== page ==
KICK-OFF READING by Christian Bök
Co-Sponsored with Purple Blurb
We started the event with a kick-off reading, co-sponsored with Purple Blurb, featuring experimental poet Christian Bök, who has striven for ten years to engineer an unkillable bacterium so that it becomes not only a durable archive for storing a poem in its genome, but also an operant machine for writing a poem in response–a poem that might, in fact, outlive terrestrial civilization. Bök was introduced by Nick Montfort, and student readers Aimee Harrison and Alvin Mwijuka shared their work.
MIT Archives & Special Collections, and the Wunsch Conservation Lab
On Friday morning, an open house at MIT Libraries allowed visitors to see some wonderful books. Above, Stephen Skuce and Pat Olson share some of the rare books in the Institute Archives. Below, Nancy Schrock demonstrates preservation practices in the Conservation Lab.
Amaranth Borsuk and Gretchen Henderson (Listen here. Please be patient while the podcast loads.)
UNBINDING THE BOOK
Participants: Bonnie Mak (University of Illinois at Urbana-Champaign), James Reid-Cunningham (Boston Athenaeum), Wyn Kelley (MIT Literature), Mary Fuller (MIT Literature)
Moderator: Gretchen Henderson (MIT Writing and Humanistic Studies)
Above: Mary Fuller, Wyn Kelley, James Reid-Cunningham, Bonnie Mak, Sign Interpreter
Bonnie Mak: “Entanglements of the Page”
Mak draws upon research on medieval manuscripts from her new book, How the Page Matters, to explore the role of the page in the production and transmission of knowledge.
James Reid-Cunningham: “The Long Happy Life of the Book”
Reid-Cunningham discusses the history of the codex, and why books didn’t die out long ago, while also examining the origins of contemporary book art, using some of his own books to describe the book as an artwork rather than a mere carrier of information.
Wyn Kelley: “Leaving an Open Margin: the Example of Herman Melville”
Kelley considers the margin as a creative space for writers, critics, and artists.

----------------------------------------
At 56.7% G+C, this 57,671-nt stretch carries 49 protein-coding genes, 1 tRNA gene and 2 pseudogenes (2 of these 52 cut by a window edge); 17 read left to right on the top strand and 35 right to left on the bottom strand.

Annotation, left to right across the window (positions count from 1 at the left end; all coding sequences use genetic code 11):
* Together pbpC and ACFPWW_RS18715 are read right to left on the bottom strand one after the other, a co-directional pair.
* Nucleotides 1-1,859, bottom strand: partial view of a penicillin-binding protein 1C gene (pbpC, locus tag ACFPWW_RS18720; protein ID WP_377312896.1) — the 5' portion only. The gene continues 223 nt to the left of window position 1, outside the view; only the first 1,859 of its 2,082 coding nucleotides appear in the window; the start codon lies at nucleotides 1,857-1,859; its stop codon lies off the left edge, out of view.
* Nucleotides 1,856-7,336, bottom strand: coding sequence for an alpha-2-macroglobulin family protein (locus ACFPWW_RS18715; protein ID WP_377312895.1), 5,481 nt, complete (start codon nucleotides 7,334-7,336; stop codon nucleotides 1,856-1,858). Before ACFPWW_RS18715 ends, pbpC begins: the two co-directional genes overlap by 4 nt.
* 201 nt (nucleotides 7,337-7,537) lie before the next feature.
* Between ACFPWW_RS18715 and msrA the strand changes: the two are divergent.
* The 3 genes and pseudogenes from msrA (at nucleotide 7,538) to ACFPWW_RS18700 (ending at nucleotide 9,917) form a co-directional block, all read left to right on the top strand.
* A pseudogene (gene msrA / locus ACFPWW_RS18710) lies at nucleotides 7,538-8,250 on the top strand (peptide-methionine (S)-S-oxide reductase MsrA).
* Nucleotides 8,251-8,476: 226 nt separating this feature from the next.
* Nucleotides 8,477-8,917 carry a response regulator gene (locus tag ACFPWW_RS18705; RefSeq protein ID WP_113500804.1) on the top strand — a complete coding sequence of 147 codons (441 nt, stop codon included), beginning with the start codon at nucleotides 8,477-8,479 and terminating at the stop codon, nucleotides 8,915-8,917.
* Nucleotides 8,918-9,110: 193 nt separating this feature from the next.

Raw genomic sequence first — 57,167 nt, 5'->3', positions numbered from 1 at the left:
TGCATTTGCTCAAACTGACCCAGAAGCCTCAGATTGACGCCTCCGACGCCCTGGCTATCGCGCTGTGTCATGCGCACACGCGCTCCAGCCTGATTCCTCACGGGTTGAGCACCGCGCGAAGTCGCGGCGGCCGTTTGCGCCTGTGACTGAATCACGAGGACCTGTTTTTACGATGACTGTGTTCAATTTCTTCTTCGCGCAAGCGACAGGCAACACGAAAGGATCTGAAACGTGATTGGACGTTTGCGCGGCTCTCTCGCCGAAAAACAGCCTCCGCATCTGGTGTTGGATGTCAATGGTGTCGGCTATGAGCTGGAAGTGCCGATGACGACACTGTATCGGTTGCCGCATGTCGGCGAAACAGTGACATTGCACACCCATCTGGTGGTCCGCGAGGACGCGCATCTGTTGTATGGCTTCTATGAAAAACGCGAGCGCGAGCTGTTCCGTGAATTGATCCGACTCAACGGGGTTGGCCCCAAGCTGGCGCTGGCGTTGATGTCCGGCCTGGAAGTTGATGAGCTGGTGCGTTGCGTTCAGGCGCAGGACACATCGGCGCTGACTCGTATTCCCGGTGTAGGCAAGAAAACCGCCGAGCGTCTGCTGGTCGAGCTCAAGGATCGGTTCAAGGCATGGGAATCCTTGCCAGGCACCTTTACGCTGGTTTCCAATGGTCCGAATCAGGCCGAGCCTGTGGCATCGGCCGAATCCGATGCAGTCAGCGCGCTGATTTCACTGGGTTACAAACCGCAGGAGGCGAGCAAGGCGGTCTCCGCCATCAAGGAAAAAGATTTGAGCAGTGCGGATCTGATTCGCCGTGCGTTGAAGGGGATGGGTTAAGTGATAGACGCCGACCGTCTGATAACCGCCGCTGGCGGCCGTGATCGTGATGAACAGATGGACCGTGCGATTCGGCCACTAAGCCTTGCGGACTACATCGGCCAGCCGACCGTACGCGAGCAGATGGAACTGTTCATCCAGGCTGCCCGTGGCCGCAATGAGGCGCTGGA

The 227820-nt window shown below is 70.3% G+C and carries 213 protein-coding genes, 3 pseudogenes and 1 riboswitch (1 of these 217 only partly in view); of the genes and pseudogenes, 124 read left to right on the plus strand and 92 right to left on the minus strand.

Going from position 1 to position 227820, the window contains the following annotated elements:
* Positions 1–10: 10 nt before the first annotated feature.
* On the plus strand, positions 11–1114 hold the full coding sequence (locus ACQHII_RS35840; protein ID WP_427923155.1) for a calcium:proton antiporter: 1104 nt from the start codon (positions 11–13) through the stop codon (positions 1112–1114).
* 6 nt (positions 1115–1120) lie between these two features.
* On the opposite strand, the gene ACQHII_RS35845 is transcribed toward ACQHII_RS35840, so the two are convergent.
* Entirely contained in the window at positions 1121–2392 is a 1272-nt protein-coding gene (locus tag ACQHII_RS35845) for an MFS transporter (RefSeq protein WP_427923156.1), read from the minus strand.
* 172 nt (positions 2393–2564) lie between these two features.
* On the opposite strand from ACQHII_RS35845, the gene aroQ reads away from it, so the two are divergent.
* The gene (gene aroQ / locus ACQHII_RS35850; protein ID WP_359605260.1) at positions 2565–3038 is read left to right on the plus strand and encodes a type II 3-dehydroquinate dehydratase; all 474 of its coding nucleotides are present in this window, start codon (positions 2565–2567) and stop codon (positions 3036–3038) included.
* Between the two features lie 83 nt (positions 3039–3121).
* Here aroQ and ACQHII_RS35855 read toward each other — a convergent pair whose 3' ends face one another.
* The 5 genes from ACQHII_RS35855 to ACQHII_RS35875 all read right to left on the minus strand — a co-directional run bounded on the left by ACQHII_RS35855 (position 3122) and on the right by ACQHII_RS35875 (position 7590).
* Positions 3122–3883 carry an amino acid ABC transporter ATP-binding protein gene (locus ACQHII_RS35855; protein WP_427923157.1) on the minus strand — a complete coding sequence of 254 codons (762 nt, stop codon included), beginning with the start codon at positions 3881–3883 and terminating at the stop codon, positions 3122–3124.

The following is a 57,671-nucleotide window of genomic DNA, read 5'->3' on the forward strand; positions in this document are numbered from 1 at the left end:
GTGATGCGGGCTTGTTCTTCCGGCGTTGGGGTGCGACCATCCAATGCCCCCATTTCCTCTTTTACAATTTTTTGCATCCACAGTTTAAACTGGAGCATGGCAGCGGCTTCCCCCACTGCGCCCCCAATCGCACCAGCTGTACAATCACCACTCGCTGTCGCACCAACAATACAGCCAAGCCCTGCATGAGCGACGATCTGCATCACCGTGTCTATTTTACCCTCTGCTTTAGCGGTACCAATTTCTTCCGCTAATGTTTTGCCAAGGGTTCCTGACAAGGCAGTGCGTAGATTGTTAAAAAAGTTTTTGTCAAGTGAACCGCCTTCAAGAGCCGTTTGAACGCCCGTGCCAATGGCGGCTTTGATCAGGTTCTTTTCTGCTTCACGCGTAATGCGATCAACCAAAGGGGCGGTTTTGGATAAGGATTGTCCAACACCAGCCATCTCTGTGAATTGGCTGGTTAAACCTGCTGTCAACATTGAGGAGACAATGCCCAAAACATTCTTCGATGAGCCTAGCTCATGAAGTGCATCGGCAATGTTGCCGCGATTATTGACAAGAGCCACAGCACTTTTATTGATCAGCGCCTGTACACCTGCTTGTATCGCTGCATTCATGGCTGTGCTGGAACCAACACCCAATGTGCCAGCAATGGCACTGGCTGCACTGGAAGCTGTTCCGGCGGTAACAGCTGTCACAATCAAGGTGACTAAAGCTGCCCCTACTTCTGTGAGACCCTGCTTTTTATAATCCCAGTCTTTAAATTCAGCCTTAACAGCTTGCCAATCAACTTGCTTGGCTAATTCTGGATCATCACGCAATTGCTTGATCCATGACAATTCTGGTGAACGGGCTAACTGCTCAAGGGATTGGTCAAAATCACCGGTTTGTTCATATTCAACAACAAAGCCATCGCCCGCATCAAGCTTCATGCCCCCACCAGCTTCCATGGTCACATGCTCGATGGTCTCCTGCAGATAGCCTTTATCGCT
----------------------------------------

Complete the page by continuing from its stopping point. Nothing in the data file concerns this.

Mary Fuller: “Where the Old Things Are: The Books We Forget”
Fuller engages another kind of old book: the books that are uncatalogued, in storage, queued for discard in MIT’s storage annex, and think about the dynamics of forgetting books and collections as well as the work of returning them to memory.
RESHAPING THE BOOK
Participants: Gita Manaktala (MIT Press), Christian Bök (University of Calgary), Bob Stein (SocialBook)
Moderator: Amaranth Borsuk (MIT Writing and Humanistic Studies and Comparative Media Studies)
Above: Bob Stein, Gita Manaktala, Christian Bök
Gita Manaktala: “Shifts in Scholarly Publishing at MIT Press”
Manaktala considers key shifts in reading and writing practices and explains how editors are well-positioned to help their authors navigate this new terrain.
Bob Stein: “Social Book: A Post-Print Publishing Platform”
Stein suggests that the future of books is in collaborative reading and demonstrates the SocialBook platform.
Christian Bök: “The Xenotext”
Bök explains his decade-long project to encode a poem into the DNA of an extremophile that will encipher a poem in return, outlining both the scientific and conceptual/poetic process of writing The Xenotext.
ELECTRONIC LITERATURE & FUTURE BOOKS
Participants: N. Katherine Hayles (Duke University), Rita Raley (University of California Santa Barbara), Nick Montfort (Comparative Media Studies and Program in Writing and Humanistic Studies, MIT)
Moderator: David Thorburn (MIT Literature and Comparative Media Studies)
Above: Rita Raley, N. Katherine Hayles, Nick Montfort
N. Katherine Hayles: “Apophenia: David Clark’s 88 Constellations for Wittgenstein”
Hayles provides media-specific readings of Clark’s net art work and David Markson’s Wittgenstein’s Mistress, both of which are “resistant experimental works […] within the traditions with which they associate themselves.”
Rita Raley: “Ian Hatcher’s ‘Signal To Noise'”
Raley argues that today’s texts are part of an “expanded field” continuously and dynamically created by communities of authors, commentators, and readers and facilitating intersubjective exchange.
Nick Montfort: “10 PRINT CHR$(205.5+RND(1)); : GOTO 10”
Montfort explains this unusual line of code for the Commodore 64 and describes the process of writing a collaborative monograph analyzing this single line from a number of critical perspectives by ten authors using a single voice.
David Thorburn (Moderator)
A complete write-up of the panel is also available on the MIT Communications Forum website.
A Few Faces From Unbound
Thanks to a wonderful audience for engaged questions and thoughtful participation!